# Homework Help: Continuity (intermediate value theorem)

1. Sep 28, 2012

### mtayab1994

1. The problem statement, all variables and given/known data

Let f be a continuous function on the interval I=[a,b] such that for every x in [a,b] f(x)≠0.

Show that the function f(x) doesn't change its sign.( like increasing or decreasing)

3. The attempt at a solution

Well for this to be true, we need to have f(a)>0 and f(b)>0 and f(x) is increasing so then it won't change the monotony. If we have f(a)<0 and f(b)<0, then f(x) is decreasing, hence we will not find any x in the interval I such that f(x)=0. Therefore for every x in the interval I f(x)≠0. Am I correct? Do I need to explain a bit more or what?

Last edited: Sep 28, 2012
2. Sep 28, 2012

### jgens

This is nonsense. If $f$ does change sign, then there exist real numbers $c,d \in [a,b]$ such that $f(c) < 0$ and $0 < f(d)$. Now use the intermediate value theorem to derive a contradiction.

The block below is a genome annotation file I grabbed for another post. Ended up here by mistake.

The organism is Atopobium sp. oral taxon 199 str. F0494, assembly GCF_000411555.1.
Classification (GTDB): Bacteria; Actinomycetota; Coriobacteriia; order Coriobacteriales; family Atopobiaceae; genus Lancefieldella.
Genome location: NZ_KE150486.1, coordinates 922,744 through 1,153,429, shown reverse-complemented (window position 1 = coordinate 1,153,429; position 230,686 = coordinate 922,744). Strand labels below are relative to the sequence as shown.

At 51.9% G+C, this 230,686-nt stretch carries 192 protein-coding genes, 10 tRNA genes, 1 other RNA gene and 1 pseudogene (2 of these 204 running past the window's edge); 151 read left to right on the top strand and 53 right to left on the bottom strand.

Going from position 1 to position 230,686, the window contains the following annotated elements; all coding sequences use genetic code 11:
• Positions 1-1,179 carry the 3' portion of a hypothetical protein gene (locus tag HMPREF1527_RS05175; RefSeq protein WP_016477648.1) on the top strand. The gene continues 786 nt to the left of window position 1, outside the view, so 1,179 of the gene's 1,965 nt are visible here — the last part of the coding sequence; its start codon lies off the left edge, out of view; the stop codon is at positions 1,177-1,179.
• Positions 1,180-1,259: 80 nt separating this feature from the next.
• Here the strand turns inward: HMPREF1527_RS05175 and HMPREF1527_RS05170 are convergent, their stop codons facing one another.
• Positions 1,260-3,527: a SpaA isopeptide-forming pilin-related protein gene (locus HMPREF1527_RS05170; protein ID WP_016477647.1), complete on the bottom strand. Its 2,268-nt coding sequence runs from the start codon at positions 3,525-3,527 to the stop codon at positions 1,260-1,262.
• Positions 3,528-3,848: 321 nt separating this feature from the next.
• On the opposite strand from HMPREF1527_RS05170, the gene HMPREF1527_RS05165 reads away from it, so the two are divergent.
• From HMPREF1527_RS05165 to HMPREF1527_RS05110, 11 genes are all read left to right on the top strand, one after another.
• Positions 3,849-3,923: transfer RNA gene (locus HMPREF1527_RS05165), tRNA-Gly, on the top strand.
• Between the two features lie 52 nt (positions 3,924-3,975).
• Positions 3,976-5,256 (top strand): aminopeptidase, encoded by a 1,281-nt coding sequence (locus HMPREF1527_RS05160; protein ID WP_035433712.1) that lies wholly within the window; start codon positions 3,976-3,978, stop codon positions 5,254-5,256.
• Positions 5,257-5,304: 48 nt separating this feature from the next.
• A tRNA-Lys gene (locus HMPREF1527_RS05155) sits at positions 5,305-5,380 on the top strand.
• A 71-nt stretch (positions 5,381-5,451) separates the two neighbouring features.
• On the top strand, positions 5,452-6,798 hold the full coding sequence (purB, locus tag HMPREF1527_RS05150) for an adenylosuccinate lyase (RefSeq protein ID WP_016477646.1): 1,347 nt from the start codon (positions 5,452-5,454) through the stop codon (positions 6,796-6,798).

3. Sep 28, 2012

### HallsofIvy

Did you add the parenthetical statement? I believe you are misunderstanding the question! A function is "increasing or decreasing" if and only if the derivative of f doesn't change sign. $f(x)= x^2+ 1$, for example is continuous and never 0 on [-1, 1] but it certainly is NOT always increasing or always decreasing.

Use a proof by contradicction. If f(x1)> 0 and f(x2)< 0 (f changes sign) and f is continuous, what does the intermediate value theorem tell you?

4. Sep 28, 2012

### mtayab1994

If f(x1)>0 and f(x2)<0 that entails f(x1)*f(x2)<0 so that means that there at least exists a number c such that f(x2)<f(c)=0<f(x1). Correct right?